Puigdemont denies having paid for meeting Carter and accuses Spain of embarrassing its own diplomats
Barcelona (CNA).- Catalan President, Carles Puigdemont, commented on the controversy about his meeting with former US President and Nobel Peace Laureate, Jimmy Carter, last Friday in Atlanta. “Of course we didn’t pay for anything,” he said, dismissing the accusations made by the Catalan branch of the Conservative People’s Party (PPC) and also insinuated by Spanish unionist ‘Ciutadans’. According to Puigdemont, such accusations are not “only false but indecent”since they are aimed at smearing a prestigious institution such as the Carter Center. In the interview with Catalunya Radio, Puigdemont also complained that the PP and the Spanish Government are trying to spread the idea that the Catalan executive “does not have the right”to explain its situation abroad and that they treat Catalonia “as a colony”. He added that some Spanish diplomats “feel uncomfortable”with the Spanish executive’s instructions, which include “having to criticize”the Catalan Government and “blocking”events and meetings.
Last Saturday, PPC’s leader Xavier García Albiol said that his party “was certain”that Puigdemont “had to pay in order to meet with former US President, Jimmy Carter”. García Albiol said it was “very serious”that the Catalan executive had spent “Catalan taxpayers’ money to go to the US twice in one week”, referring to Puigdemont's earlier trip to Boston, Washington DC and New York. In a similar vein, the Spanish Government’s delegate in Catalonia, Enric Millo, said that the meeting between Puigdemont and Carter was “shocking”since there was “no relationship”between Catalonia’s aspirations and the Carter Center.
The Public Diplomacy Council of Catalonia, Diplocat, immediately reacted to the accusations and expressed its outrage. “I categorically deny Mr Albiol’s statement. What proof does he have to justify such defamation?” asked Diplocat’s general secretary, Albert Royo. University of Miami Professor, Ambler Moss, who facilitated the contact between the Carter Center and the Catalan executive, also denied the accusations and described them as “fake news”.
The role of Spanish diplomacy
Such accusations, made by PPC’s leader Xavier García Albiol and supported by the main party in the opposition in the Catalan Parliament, Spanish unionist ‘Ciutadans’prove Spain’s mindset, which “insists on treating Catalonia as a colony”, said Puigdemont. He also regretted the PP and the Spanish Government's aim of promoting the idea that the Catalan executive “doesn't have the right”to explain its situation abroad. In addition, he explained that some Spanish diplomats “feel uncomfortable”with the Spanish executive’s instructions, which include “having to criticize”the Catalan Government and “blocking”events and meetings.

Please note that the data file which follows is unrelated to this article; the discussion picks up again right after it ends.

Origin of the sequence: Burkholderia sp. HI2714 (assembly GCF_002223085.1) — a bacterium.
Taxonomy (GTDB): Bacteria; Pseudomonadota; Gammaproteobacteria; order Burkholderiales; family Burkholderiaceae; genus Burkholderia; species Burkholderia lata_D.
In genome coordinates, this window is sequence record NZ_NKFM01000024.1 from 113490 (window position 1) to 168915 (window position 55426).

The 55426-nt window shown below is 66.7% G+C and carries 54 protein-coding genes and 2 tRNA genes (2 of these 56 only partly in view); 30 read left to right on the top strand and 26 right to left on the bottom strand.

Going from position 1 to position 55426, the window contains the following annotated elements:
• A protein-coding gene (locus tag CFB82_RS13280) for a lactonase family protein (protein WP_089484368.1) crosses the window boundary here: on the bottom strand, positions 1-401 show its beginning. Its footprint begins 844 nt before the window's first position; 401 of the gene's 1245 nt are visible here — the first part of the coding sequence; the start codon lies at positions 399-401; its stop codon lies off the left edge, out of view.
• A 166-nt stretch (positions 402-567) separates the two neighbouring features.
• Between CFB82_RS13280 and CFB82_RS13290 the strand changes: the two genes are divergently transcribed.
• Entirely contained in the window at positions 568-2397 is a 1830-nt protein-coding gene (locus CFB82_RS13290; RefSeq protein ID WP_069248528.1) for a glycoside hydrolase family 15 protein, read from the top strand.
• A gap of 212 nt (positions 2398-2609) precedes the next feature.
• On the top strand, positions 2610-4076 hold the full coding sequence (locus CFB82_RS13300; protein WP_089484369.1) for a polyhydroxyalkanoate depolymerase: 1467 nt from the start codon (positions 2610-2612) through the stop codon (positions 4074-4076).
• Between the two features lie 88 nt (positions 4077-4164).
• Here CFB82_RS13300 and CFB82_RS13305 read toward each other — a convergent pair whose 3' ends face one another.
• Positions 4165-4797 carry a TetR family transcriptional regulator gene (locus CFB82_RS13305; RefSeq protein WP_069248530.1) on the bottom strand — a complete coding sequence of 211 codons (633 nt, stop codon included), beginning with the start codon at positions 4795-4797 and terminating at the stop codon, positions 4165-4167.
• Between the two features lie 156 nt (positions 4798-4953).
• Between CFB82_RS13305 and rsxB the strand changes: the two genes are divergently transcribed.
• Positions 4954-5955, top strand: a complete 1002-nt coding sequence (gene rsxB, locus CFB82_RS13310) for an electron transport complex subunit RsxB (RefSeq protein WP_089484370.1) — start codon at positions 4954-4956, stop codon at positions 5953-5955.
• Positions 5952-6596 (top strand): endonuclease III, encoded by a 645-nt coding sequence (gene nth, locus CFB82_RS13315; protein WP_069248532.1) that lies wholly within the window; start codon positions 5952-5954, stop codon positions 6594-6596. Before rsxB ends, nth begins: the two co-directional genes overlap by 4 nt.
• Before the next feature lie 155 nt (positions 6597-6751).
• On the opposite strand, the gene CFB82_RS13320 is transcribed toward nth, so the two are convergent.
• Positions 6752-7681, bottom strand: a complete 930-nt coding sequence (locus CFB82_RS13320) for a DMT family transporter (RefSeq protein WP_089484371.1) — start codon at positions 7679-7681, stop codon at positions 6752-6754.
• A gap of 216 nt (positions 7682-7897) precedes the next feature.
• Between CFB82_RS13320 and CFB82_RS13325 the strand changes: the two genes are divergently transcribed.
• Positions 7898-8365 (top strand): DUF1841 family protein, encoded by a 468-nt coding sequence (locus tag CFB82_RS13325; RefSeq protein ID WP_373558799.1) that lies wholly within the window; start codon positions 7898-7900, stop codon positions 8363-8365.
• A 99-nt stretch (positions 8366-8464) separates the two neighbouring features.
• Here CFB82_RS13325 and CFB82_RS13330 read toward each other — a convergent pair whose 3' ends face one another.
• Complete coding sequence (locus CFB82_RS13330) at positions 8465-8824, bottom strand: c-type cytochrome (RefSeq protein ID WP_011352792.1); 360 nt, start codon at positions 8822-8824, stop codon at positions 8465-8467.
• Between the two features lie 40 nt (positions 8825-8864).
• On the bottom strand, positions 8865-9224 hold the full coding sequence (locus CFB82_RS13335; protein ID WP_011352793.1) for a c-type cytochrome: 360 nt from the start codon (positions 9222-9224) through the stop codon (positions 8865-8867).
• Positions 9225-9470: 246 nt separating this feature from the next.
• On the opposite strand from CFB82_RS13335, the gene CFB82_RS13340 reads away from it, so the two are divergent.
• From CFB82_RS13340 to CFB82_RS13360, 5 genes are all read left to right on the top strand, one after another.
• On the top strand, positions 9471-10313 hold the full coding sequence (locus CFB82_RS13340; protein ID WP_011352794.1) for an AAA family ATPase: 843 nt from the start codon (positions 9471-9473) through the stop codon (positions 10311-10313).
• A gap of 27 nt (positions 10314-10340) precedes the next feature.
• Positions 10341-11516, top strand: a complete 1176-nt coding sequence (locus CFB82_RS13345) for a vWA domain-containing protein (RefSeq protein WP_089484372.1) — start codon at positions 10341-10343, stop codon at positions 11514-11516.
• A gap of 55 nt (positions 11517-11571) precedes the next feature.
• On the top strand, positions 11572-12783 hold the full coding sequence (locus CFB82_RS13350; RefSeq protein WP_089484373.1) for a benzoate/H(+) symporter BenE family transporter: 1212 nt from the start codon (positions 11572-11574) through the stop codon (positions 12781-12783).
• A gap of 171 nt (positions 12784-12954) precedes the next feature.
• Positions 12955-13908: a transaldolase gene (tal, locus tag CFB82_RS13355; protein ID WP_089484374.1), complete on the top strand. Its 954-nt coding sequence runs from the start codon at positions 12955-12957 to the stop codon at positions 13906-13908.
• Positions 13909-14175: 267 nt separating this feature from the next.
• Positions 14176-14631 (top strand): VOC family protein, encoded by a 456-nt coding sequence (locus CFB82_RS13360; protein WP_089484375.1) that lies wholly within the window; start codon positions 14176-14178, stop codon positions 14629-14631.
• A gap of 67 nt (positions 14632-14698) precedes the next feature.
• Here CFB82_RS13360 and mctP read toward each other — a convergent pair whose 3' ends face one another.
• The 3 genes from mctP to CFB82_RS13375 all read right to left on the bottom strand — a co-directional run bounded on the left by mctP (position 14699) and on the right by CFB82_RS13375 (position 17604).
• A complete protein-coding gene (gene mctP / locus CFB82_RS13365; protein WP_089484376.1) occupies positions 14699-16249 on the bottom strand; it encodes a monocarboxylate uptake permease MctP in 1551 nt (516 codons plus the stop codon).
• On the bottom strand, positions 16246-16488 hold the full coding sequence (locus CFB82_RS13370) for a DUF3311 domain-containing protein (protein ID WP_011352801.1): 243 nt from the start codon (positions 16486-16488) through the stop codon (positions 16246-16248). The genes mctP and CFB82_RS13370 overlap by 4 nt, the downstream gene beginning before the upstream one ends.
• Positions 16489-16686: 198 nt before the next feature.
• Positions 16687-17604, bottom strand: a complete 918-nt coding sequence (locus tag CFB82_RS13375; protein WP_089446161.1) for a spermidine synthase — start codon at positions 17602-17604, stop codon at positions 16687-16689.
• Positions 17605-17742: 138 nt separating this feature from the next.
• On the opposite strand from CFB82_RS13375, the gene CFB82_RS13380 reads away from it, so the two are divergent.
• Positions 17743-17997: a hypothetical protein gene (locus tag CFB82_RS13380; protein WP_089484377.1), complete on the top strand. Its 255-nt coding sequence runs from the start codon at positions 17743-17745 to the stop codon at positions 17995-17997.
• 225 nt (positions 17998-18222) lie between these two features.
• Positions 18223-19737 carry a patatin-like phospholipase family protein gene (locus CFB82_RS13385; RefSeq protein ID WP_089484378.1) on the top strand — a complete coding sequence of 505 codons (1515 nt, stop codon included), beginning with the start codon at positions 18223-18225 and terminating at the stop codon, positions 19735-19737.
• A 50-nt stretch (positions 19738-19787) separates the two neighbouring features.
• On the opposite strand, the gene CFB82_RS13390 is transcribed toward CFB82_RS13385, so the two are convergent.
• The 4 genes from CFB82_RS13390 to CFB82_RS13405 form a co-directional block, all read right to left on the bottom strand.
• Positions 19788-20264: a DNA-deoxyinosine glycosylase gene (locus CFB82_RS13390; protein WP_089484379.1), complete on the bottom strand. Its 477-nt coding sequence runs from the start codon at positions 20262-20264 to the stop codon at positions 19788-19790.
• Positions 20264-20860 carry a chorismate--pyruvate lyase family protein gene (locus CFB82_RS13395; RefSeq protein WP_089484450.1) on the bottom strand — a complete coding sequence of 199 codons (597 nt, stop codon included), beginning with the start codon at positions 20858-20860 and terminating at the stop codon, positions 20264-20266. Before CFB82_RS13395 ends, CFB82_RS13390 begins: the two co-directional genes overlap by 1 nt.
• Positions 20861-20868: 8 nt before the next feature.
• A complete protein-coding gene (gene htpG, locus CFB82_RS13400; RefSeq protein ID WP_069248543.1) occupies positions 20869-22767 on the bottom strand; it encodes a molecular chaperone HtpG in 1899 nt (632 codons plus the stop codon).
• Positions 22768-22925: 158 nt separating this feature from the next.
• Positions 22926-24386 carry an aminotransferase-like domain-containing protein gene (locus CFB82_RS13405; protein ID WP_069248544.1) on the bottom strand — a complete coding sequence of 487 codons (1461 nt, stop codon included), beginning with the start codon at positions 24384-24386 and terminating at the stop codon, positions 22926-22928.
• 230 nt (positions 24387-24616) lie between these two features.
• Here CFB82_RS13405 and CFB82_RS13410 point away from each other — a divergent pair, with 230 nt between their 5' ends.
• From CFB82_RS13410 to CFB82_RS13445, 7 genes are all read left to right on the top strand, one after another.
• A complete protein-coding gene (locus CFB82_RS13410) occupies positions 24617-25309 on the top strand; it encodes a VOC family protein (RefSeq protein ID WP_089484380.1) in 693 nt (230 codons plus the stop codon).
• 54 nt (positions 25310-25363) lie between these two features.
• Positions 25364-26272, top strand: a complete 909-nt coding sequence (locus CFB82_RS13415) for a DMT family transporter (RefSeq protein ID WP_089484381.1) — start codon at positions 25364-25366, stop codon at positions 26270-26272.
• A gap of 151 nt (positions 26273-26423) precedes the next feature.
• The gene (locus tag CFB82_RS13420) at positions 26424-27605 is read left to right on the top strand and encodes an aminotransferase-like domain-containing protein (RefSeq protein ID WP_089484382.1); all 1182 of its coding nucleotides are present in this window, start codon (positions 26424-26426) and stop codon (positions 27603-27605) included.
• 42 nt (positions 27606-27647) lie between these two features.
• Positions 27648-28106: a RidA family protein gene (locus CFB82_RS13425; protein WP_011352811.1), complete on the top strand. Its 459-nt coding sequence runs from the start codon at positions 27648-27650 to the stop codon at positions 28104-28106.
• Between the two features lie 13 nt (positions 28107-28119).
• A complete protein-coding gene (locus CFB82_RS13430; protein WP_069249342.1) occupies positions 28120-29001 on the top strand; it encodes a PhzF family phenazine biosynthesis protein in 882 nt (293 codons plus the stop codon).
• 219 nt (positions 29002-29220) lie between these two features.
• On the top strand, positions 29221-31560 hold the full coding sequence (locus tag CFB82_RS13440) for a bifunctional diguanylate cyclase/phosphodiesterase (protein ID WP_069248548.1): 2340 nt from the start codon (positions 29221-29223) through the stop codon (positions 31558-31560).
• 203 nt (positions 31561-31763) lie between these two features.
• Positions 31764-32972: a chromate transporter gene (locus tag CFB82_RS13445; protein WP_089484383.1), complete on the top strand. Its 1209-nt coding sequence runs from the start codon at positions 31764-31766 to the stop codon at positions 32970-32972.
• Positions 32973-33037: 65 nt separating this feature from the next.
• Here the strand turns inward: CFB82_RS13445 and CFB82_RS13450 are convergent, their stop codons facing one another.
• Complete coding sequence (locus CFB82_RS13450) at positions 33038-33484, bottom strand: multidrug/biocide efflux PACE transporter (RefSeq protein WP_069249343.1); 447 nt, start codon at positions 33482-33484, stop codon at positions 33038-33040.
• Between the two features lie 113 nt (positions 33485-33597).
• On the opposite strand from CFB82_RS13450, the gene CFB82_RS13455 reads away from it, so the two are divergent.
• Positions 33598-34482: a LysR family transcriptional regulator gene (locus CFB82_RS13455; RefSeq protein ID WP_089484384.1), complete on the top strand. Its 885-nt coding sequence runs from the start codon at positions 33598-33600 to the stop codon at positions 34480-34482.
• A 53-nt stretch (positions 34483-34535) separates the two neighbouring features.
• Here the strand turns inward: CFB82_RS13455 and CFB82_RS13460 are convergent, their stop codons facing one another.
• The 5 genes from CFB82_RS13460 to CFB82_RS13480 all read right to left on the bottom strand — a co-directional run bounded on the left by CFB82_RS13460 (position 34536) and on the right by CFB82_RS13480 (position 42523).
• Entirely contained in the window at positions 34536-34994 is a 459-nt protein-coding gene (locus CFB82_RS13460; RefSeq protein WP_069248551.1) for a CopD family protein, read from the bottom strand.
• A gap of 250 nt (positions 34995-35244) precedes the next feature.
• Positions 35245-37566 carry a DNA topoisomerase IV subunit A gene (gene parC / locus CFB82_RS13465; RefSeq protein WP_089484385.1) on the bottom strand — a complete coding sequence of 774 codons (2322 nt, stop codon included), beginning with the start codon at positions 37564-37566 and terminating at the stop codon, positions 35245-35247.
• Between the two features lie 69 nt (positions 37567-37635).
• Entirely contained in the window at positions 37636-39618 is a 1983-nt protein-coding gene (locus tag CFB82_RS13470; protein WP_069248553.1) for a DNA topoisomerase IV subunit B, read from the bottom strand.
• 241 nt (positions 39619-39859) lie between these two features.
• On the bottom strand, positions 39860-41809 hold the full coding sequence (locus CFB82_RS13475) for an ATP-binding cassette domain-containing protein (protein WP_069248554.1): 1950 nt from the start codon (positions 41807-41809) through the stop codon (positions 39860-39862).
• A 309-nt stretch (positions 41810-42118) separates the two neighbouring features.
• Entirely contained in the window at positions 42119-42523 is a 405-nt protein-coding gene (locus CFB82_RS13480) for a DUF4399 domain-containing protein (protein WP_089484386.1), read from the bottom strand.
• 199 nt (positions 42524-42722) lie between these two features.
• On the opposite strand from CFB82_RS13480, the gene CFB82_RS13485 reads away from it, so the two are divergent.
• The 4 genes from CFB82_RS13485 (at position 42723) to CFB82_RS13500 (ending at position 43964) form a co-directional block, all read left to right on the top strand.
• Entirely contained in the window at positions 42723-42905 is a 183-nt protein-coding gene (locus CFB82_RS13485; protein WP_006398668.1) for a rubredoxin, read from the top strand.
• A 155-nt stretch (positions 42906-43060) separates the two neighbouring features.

Puigdemont said he was aware of the Spanish Government’s attempts to block his meeting with Jimmy Carter, as has happened on other occasions. “What normally happens is that Spanish diplomats go beyond what their job descriptions allow,” he said and added that “some of them have expressed their unease for having to play a role which doesn’t correspond to a diplomatic corps, such as criticizing what they consider to be a region of Spain,” said Puigdemont. “They don’t feel comfortable attacking and interfering with what a democratically elected President could explain himself,” he added.
Two US congressmen back Catalonia’s right to self-determination
Back in Barcelona after meeting with Jimmy Carter on Friday, Puigdemont met with two US Congressmen over the weekend: Republican Dana Rohrabacher of California and New York Democrat Brian Higgins, with whom he already made contact while in Washington DC. The two US congressional representatives also met the delegate of the Spanish Government in Catalonia, Enric Millo, and expressed their support for Catalonia’s right to self-determination. According to Millo, Rohrabacher is in favor of calling a referendum in Catalonia and didn’t understand why the Spanish State refused to allow it if they were sure that independence won’t win. Puigdemont admitted not being surprised by these statements. “We already met in Washington DC and he was very clear about his position,” he said, adding that his statement didn’t necessarily imply support for Catalonia’s independence. “What is strange from an international perspective is that those who expect to win refuse to call a referendum and those who are purported to lose, insist on holding it,” said Puigdemont.